Notice a couple things. Notice the primary concern of Paul is character (not skill). The only skill he requires of elders is the ability to teach (v. 2). Notice that they are to have lives marked by faithfulness to Christ, to their wife, and to their family.
Paul finishes by telling us that an elder must have a good reputation among non-Christians. He ends exactly where he begins: reputation matters. Pastors are not to be monks, they’re to be among the people. A pastor’s life must be known on a deep level. This is part of the reason a plurality matters (something we will look at next week). The expectation is that a man’s reputation, his family life, his relationship with non-Christians, among other things, must be clearly known and able to be examined. This means that pastors don’t live up on a mountain in solitude but in community and accountability
Lastly we will turn to consider the responsibilities of an elder.
Elders have two primary responsibilities: to teach and to lead. 1 Timothy 5:17 says it this way, “Let the elders who rule well be considered worthy of double honor, especially those who labor in preaching and teaching.” Some have claimed this verse teaches that there are two forms of elders, those who rule and those who teach. But that isn’t what the text is saying. It is saying that we should give honor to those who rule well, which are those who labor in teaching. All Elders lead and all should be able to teach but some rule and teach and labor in a way that is “worthy of double honor.” In fact, I would argue that teaching is one of the ways elders effectively rule. As elders cast vision and make decision among the body they must be grounded in the teaching and authority of the word of God. Elders have been given the authority and responsibility to lead (just as they “manage” their family) and to teach.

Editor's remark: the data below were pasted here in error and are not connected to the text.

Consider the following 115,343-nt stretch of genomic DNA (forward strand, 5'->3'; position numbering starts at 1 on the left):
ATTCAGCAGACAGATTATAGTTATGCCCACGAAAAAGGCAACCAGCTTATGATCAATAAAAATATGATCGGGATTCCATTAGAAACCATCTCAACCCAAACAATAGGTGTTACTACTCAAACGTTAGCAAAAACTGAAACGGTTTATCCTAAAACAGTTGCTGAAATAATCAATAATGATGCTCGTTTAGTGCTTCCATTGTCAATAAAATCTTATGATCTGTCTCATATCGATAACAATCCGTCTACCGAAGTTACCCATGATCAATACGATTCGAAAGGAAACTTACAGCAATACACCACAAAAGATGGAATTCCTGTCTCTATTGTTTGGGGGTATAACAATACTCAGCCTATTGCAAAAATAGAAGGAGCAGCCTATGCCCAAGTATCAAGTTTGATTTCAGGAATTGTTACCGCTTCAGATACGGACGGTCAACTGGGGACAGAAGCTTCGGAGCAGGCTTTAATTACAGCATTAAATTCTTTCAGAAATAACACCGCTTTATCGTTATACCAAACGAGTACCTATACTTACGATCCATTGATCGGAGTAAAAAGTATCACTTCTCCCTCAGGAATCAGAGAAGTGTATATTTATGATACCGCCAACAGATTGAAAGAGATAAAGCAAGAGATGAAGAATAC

In closing, let’s ask ourselves four questions.
First, do we have a leaders that are marked by the qualities of 1 Timothy Chapter 3? Are they faithful Christ and to their families?
Second, does our leadership structure reflect that of the New Testament? Do you have a Biblical understanding of elders and pastors? Do we understand their role? Do our leaders understand the importance of living in community and accountability? Brothers we are not monks.
Third are we pursuing men to this noble task? Are we training and equipping men who desire the office of Elder for that noble task?
Lastly to those who may be reading this and are not elders are you seeking to model these characteristics in your own life? Even if you are not called to the responsibilities of Elders we should all be striving for the character of elders.
Next week we will look at part 2 examining the relationship between elders and the sufficiency of scripture, the plurality of elders, the relationship between elders and the congregation, and the elder’s relationship to the only Head and Senior Pastor of the Church, Jesus Christ.